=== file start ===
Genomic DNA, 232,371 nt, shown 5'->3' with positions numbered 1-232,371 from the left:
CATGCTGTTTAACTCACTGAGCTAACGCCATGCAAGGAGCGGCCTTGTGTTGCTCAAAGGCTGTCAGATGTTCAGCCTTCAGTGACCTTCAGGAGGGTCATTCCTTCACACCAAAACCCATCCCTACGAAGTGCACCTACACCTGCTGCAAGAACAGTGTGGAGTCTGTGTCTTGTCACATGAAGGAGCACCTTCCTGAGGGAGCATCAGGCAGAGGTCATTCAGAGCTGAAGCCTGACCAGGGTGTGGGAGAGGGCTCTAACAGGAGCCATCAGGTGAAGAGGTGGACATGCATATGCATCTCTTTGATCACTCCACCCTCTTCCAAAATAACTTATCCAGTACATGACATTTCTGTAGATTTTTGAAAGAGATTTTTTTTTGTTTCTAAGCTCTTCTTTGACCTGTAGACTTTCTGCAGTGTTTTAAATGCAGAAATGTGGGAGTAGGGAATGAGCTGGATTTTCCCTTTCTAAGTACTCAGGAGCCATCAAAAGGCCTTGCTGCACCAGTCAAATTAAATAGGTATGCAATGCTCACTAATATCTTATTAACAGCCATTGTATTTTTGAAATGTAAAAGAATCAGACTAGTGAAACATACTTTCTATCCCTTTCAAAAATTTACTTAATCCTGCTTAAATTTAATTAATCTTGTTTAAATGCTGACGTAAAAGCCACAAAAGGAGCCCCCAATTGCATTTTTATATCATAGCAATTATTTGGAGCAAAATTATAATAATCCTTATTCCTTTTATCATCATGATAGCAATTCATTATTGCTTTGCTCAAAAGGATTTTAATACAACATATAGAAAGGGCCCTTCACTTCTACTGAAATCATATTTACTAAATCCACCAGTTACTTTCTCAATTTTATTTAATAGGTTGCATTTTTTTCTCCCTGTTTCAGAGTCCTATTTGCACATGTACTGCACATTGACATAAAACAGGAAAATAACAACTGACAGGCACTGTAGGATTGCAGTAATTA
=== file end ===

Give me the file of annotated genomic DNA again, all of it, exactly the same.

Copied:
Genomic DNA, 232,371 nt, shown 5'->3' with positions numbered 1-232,371 from the left:
CATGCTGTTTAACTCACTGAGCTAACGCCATGCAAGGAGCGGCCTTGTGTTGCTCAAAGGCTGTCAGATGTTCAGCCTTCAGTGACCTTCAGGAGGGTCATTCCTTCACACCAAAACCCATCCCTACGAAGTGCACCTACACCTGCTGCAAGAACAGTGTGGAGTCTGTGTCTTGTCACATGAAGGAGCACCTTCCTGAGGGAGCATCAGGCAGAGGTCATTCAGAGCTGAAGCCTGACCAGGGTGTGGGAGAGGGCTCTAACAGGAGCCATCAGGTGAAGAGGTGGACATGCATATGCATCTCTTTGATCACTCCACCCTCTTCCAAAATAACTTATCCAGTACATGACATTTCTGTAGATTTTTGAAAGAGATTTTTTTTTGTTTCTAAGCTCTTCTTTGACCTGTAGACTTTCTGCAGTGTTTTAAATGCAGAAATGTGGGAGTAGGGAATGAGCTGGATTTTCCCTTTCTAAGTACTCAGGAGCCATCAAAAGGCCTTGCTGCACCAGTCAAATTAAATAGGTATGCAATGCTCACTAATATCTTATTAACAGCCATTGTATTTTTGAAATGTAAAAGAATCAGACTAGTGAAACATACTTTCTATCCCTTTCAAAAATTTACTTAATCCTGCTTAAATTTAATTAATCTTGTTTAAATGCTGACGTAAAAGCCACAAAAGGAGCCCCCAATTGCATTTTTATATCATAGCAATTATTTGGAGCAAAATTATAATAATCCTTATTCCTTTTATCATCATGATAGCAATTCATTATTGCTTTGCTCAAAAGGATTTTAATACAACATATAGAAAGGGCCCTTCACTTCTACTGAAATCATATTTACTAAATCCACCAGTTACTTTCTCAATTTTATTTAATAGGTTGCATTTTTTTCTCCCTGTTTCAGAGTCCTATTTGCACATGTACTGCACATTGACATAAAACAGGAAAATAACAACTGACAGGCACTGTAGGATTGCAGTAATTA